Artist Tracey Pawis has been involved with DesignTO since 2017, when she exhibited her work for the first time in the festival. At the DesignTO 2019 Festival, her window installation ‘Creators Connections’ was a festival highlight, showcasing the traditional Anishinaabe art of quillwork and quillbox making. We caught up with Tracy to find out where she finds inspiration for her work and why she enjoys participating in DesignTO.
How long have you been involved in DesignTO?
Being new to entrepreneurship and starting an art gallery in 2010 in the town of Parry Sound, I had the opportunity to meet Sheena Sharp of Coolearth Engineering. Sheena’s interest in Aboriginal art has been positive and supportive. It was Coolearth Engineering who submitted our application to DesignTO. January 2017 marked our first exhibition at Coolearth Engineering which has since extended to Helen & Hildegard. Both of which I am very thankful to have worked with in a collaborated effort.
What are your favourite things about DesignTO?
DesignTO gave me a stage to showcase Ojibwe Arts to a larger audience and share the beauty of our traditional crafts. It felt good to have the opportunity to reach more people with my passion of quillwork. Being creative, along with sending out education and awareness in birch bark, porcupine quills, and sweetgrass is very fulfilling. It’s not only fun but a responsibility because it fosters a sense of belonging, contributes to quality of life, and helps us relate to each other. The cultural preservation of traditional artwork gives me gratitude in my life and brings me joy.
DesignTO gave me a stage to showcase Ojibwe Arts to a larger audience and share the beauty of our traditional crafts.
Where do you find inspiration for your work?
My inspiration comes when I spend time in my home on my First Nation Reservation. Being on the land, in the quietness of nature, I begin to envision images and other references to nature. Thoughts that come to me are: what would this look like in quillwork and birch bark. Thoughts of flow and fluidity with its relationship to the land come to me. These thoughts make me feel mindful of things in our existence, for which I am grateful.
Can you tell us a bit more about the story behind the pieces featured in Creators Connections?
Before the winter season starts, during spring, summer, and fall I begin thinking of what can be done with the natural materials I use in my displays, birchbark, porcupine quills, and sweetgrass. Taking walks, listening to sounds, and looking at every movement along with colours are what I take notice and make note of. I find excitement in taking notes, using the skills my mother has taught me, and doing quillwork. Being mindful. Taking what I see from my surroundings and placing them onto natural materials.
How would you describe your practice?
The traditional crafting process for me has been healing and enjoyable. I have been able to gain a deeper understanding of my responsibility to my people and passing on skills and culture to people who want to learn. Many people can imagine themselves making and doing craftwork with birch bark and porcupine quills. It is behind the scenes, where the work requires a skill that’s been passed on to families within the Ojibwe people. Members of my family have shared with me how things feel and what signs to look for that surround me. Over the years, it has taken much practice to see what steps need to happen to get to the place of completion. There are a lot of traditional techniques that are handed down generationally to master these crafts.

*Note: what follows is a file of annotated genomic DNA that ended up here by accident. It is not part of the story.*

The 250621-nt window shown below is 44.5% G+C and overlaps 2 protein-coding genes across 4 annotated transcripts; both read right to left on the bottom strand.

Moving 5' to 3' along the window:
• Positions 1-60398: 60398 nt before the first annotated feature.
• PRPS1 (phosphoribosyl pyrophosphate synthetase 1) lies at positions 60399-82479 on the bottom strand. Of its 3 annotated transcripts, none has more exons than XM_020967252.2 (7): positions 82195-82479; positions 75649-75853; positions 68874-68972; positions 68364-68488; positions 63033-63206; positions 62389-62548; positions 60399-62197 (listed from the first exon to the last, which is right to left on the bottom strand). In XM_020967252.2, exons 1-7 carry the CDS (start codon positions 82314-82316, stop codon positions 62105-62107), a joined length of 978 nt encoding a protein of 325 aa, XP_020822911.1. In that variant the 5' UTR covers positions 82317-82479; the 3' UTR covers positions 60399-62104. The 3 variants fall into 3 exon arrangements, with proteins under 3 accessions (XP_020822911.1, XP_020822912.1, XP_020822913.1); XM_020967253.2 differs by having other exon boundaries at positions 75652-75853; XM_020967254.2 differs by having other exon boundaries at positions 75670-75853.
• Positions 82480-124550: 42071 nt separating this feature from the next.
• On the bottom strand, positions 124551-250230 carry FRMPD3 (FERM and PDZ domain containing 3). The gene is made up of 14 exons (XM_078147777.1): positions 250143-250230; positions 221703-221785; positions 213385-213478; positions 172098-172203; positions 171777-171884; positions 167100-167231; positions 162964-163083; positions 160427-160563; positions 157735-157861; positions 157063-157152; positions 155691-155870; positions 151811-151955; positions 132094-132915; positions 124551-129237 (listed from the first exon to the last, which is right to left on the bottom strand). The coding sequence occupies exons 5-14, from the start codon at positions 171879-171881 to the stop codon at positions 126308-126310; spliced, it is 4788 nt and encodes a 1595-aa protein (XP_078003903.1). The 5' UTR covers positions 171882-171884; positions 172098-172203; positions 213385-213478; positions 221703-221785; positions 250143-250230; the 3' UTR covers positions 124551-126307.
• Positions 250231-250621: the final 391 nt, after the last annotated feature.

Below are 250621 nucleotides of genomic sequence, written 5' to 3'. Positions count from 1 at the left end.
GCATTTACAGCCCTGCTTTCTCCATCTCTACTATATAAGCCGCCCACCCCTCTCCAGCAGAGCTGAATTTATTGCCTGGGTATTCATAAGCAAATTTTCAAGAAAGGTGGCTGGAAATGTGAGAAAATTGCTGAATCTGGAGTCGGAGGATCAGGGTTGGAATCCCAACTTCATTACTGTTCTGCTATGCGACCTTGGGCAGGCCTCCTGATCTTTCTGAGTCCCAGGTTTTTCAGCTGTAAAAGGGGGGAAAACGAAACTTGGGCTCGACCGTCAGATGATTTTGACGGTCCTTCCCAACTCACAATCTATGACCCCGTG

The traditional practice of harvesting, storing, and preparation all become about taking care of the land and our resources — every one of us.
Do you have any future plans for your work you can share with us?
It is fulfilling for me to take what I have learned and extend these teachings for others to see and use for their own creative expression. It would be nice to see this medium of woodland crafts continue to grow, rather than forgotten. I hope to pass this practice on by teaching others about Ojibwe cultural arts through coordinated workshops throughout the year. Those who are interested in learning about Ojibwe crafting can contact me through my website (www.gzaagin.ca).
As an artist/designer working in Canada, what role do you feel DesignTO plays in our art and design industry as a whole?
The people who are going to pick up and practice with birch bark, porcupine quills, and sweetgrass will quickly recognize there is more to the skill of going out and getting materials; there is a more profound responsibility that’s passed on to us as Ojibwe people who carry our history and culture. The traditional practice of harvesting, storing, and preparation all become about taking care of the land and our resources — every one of us. DesignTO is giving creators the opportunity to share a variety of creative expressions, and as a result will continue to grow new innovative ideas for the future of the industry.
‘Creators Connections’ was on display at Helen and Hildegard, 1174 Queen St W, January 18-27, 2019.
Images by Loretta Mao and Aitak Sorahitalab